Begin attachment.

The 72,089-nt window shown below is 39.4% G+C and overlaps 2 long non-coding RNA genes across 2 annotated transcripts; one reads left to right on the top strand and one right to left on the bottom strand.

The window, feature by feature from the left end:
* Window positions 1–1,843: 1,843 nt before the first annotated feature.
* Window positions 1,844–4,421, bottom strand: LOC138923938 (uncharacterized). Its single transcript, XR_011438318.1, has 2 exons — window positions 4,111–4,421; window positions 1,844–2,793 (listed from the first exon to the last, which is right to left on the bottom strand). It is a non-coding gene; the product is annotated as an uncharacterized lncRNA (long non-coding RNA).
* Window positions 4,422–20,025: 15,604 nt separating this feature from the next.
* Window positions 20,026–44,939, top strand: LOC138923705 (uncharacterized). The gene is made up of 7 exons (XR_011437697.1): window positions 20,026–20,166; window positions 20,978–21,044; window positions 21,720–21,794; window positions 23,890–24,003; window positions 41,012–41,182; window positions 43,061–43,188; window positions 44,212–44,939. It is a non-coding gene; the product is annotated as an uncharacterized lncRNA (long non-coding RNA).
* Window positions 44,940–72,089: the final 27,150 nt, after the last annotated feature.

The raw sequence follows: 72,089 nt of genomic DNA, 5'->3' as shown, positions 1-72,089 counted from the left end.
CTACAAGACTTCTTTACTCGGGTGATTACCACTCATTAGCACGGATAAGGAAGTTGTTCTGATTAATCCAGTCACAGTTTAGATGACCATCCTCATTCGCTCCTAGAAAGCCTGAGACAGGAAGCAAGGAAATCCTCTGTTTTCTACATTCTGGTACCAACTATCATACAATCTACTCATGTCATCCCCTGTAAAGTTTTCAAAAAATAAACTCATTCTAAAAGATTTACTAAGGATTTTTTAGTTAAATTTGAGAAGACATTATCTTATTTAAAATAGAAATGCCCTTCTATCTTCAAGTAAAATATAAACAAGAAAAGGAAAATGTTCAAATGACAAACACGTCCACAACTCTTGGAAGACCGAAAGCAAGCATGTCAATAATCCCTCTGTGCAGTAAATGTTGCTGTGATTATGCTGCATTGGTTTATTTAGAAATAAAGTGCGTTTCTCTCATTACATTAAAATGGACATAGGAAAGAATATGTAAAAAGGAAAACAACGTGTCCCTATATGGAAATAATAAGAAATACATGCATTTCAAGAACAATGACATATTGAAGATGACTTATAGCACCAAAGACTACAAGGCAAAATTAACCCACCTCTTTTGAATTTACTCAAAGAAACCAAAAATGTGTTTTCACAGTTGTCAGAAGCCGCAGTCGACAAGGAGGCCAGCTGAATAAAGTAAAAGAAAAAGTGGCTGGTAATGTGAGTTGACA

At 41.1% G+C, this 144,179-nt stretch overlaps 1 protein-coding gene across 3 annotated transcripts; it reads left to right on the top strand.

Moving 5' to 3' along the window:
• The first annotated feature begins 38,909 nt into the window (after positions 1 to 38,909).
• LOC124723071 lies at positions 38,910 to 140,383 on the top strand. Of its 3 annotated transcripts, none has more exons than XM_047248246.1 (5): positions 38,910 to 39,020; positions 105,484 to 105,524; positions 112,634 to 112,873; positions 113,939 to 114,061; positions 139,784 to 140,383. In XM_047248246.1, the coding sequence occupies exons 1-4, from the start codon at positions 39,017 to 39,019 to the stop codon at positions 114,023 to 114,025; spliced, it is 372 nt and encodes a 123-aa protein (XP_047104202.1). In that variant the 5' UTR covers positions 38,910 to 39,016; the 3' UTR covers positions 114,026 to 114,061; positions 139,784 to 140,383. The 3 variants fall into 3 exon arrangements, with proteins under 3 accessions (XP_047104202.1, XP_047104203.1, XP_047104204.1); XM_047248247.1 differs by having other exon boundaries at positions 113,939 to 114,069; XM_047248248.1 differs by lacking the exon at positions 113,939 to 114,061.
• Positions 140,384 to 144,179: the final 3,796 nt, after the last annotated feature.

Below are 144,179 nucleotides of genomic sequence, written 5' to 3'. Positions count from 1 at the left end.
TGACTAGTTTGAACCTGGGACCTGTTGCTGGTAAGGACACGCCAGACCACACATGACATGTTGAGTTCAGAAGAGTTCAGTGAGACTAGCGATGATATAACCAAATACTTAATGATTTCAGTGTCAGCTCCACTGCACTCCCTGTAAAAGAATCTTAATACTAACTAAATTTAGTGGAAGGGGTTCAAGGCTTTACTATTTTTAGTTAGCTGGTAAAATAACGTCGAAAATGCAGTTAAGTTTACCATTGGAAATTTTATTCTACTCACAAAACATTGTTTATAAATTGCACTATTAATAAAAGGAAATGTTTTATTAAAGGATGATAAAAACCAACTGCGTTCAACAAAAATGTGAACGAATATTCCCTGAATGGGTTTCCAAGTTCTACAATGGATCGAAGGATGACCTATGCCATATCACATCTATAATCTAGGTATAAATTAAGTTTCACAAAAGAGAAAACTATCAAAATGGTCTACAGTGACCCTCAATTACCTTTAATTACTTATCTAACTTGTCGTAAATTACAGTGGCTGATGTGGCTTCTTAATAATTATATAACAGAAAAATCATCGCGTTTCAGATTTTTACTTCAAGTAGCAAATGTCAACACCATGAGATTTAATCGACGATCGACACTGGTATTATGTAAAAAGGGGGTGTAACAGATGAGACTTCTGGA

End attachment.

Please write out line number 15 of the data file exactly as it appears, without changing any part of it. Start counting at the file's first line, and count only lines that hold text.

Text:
Below are 144,179 nucleotides of genomic sequence, written 5' to 3'. Positions count from 1 at the left end.